Today, via but she’s a girl I discovered an incredibly useful piece of software – Papers.Â Now I’m not the most tidy person in the world anyway, but when it comes to journal articles and papers I’m hopeless. I keep my references in a bibtex database managed byÂ Jabref, but as for managing actual electronic copies of the papers themselves, I tend to end up with various directories full of half sorted PDFs all with cryptic names like “fulltext” or “sdarticle1”.
For a while I’ve been toying with the idea of a script to read whatever metadata is contained in the PDF and attempt to rename and sort the articles into some semblance of order. Today, within three hours of downloading Papers, I’d managed to catalog, rename and tag around 300 PDFs.
Just import a PDF and Papers attempts to rename it sensibly and store it somewhere equally sensible. The software offers the option to search one or more of the online abstracts databases (web of science, google-scholar, etc) for keywords in the articles to locate missing metadata.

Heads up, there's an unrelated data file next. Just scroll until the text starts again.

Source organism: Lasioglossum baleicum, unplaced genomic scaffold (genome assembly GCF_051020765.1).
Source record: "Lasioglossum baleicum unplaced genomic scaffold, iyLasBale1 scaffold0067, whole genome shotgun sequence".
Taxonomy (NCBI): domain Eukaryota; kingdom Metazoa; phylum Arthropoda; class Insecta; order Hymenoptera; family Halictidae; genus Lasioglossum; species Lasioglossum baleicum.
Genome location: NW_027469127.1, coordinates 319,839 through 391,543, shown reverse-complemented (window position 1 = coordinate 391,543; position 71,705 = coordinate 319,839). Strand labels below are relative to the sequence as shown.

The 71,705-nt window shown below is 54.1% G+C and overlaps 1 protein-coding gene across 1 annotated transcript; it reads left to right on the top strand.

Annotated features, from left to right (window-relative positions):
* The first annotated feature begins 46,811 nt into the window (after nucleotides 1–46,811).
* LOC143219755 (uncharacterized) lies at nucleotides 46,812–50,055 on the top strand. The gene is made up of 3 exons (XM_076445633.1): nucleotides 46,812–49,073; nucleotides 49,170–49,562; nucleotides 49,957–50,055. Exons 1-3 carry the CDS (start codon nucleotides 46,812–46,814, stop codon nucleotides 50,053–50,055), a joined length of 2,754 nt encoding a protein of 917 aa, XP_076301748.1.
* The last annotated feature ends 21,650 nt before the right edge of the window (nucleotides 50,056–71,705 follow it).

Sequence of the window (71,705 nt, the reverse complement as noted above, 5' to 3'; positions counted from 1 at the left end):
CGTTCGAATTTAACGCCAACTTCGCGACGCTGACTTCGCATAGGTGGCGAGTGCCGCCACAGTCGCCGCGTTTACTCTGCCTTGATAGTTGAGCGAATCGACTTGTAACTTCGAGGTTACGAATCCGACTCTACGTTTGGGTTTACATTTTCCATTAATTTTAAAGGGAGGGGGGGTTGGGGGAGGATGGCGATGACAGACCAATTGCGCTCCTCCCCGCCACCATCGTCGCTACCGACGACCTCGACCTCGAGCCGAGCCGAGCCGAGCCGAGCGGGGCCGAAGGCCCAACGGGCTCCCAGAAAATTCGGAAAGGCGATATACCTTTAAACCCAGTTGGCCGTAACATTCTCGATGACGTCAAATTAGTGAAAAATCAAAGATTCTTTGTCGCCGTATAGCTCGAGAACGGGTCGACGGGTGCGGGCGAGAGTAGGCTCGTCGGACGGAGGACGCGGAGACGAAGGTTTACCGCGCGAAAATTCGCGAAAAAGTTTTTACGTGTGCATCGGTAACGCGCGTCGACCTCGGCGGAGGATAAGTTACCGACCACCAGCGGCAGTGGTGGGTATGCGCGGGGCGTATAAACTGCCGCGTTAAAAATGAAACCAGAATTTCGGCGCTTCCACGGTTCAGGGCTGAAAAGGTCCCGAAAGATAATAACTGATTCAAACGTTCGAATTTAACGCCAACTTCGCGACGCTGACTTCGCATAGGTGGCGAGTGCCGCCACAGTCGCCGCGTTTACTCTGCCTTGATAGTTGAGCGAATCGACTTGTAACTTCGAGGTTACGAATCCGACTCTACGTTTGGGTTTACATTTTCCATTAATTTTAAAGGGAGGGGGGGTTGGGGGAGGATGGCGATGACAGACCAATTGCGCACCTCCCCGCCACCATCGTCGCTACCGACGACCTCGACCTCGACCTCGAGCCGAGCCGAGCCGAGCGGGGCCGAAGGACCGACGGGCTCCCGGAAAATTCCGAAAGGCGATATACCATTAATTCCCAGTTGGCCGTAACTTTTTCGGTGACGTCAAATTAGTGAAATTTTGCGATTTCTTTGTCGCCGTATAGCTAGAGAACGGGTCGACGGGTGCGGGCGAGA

I did go a bit overboard at first, and let the program import every PDF I had on my desktop, this has resulted in about a dozen software manuals and component datasheets also being added to the catalog.Â I can deal with this.
Papers does seem to be rather biased towards the sciences more than the humanities and arts; for example the default searches do not include any of the specific humanities abstract databases.
If you are a Mac using, OSX running, disorganised scientist, it’s well worth the Â£20 asking price.